Dark Star March 13, 2012 at 08:05 AM
Hi Steve. Just logging on, reading the paper or turning on the TV probably gives most Americans more talking points than they want on this matter. I think people keep watching though. Just like it's hard to avert your eyes from a train wreck. It's painful, you can't believe it, you want to stop it, but it keeps coming so you watch it. You can't help yourself. It's like Watergate, John Edward's saga or the 2012 Republican Primaries. Too awful for words.
Dark Star March 13, 2012 at 09:13 AM
Hi Wendell and Lyle. I'm impressed by the civil and substantive discussion you guys are having on socialism. I would even say the US is already socialist in several areas such as Social Security, Medicare and Medicaid. Nearly everyone was fine with them until it was pointed out they are actually socialist programs. Perhaps people have forgotten that before Social Security, old age was a sentence of poverty for most people. Before Medicare, the US life expectancy was much shorter. Before Medicaid, the really poor had all sorts of endemic and contagious diseases that caused all sorts of problems. Wendell and Lyle are right that the US has unwisely spent way too much. Especially by borrowing to finance several counterproductive military adventures and increasing numbers of military bases around the world. A few Trillion dollars would have solved the solvency problems of Social Security and Medicare. Thanks, oh wise and great leaders!! Lyle is right that the US tax burden is lower than it has been in over a generation. Especially for the very wealthy whose effective tax rates have really gone down, causing the US deficit to explode, poverty to rise, income disparity to widen and our infrastructure to decline. That being said, there is validity to Wendell's criticisms of Democrat tendencies to overspend on nannystate programs, new classes of victims and occasionally, poorly planned entitlements that hinder self-reliance and/or self initiative in favor of handouts.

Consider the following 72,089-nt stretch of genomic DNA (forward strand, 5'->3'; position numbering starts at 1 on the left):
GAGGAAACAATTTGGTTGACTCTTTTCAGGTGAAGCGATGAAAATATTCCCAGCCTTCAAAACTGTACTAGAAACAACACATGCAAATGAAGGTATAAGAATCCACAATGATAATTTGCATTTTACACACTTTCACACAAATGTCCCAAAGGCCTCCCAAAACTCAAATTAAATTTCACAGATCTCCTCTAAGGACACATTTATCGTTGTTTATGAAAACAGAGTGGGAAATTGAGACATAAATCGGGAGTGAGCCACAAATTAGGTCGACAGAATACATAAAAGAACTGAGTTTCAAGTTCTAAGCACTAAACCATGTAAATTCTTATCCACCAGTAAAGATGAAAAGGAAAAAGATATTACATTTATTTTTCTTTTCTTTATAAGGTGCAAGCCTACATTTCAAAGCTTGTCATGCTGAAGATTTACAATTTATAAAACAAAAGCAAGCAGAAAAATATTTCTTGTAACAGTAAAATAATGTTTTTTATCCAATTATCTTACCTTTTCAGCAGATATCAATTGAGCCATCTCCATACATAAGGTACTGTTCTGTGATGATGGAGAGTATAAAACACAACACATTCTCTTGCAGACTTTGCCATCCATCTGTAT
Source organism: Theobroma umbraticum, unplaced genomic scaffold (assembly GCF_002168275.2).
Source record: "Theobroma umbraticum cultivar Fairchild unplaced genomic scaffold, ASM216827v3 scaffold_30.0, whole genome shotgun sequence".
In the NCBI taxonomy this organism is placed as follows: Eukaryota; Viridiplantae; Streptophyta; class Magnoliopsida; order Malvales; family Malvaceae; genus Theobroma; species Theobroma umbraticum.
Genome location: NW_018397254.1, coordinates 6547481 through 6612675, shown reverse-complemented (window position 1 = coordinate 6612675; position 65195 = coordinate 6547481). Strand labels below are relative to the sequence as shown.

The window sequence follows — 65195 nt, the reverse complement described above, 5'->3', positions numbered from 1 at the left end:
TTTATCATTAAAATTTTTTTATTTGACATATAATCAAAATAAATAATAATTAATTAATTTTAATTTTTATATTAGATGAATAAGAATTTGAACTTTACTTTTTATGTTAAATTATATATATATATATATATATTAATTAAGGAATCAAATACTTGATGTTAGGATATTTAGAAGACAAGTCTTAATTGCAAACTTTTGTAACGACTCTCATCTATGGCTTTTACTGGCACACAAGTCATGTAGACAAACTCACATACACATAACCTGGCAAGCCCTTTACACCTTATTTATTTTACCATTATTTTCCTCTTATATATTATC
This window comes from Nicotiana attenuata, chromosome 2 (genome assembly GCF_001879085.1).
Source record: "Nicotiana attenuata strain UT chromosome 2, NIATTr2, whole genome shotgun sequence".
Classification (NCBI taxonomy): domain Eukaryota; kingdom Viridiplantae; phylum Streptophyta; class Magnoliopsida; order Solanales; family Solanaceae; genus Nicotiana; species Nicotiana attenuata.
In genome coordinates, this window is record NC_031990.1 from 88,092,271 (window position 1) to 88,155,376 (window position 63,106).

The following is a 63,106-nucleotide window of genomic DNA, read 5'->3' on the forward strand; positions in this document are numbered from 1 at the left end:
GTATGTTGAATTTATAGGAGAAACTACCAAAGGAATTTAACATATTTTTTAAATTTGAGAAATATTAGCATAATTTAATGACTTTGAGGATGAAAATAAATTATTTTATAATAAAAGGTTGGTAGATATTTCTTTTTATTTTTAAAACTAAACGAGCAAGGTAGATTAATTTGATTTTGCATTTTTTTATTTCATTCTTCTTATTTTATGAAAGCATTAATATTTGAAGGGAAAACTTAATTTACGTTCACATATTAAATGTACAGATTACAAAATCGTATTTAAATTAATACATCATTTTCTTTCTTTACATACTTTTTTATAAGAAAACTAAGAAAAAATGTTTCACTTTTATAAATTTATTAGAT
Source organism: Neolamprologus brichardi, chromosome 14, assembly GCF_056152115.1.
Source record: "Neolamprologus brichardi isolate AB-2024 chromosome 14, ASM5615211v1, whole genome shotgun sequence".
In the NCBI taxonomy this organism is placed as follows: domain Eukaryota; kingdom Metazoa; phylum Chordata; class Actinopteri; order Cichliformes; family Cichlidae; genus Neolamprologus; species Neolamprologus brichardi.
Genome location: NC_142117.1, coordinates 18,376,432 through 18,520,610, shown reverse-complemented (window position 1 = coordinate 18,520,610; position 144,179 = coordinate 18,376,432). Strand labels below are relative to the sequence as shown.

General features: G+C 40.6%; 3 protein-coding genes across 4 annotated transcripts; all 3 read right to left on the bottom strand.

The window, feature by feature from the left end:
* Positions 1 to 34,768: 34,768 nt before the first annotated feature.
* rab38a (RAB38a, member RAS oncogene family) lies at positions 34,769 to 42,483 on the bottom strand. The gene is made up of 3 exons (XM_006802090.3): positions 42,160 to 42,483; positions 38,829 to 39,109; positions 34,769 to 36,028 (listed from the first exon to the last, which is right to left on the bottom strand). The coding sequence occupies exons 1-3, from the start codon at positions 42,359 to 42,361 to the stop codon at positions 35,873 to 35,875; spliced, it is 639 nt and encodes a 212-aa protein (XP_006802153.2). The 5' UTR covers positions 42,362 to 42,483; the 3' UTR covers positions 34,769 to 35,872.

Dark Star March 13, 2012 at 09:42 AM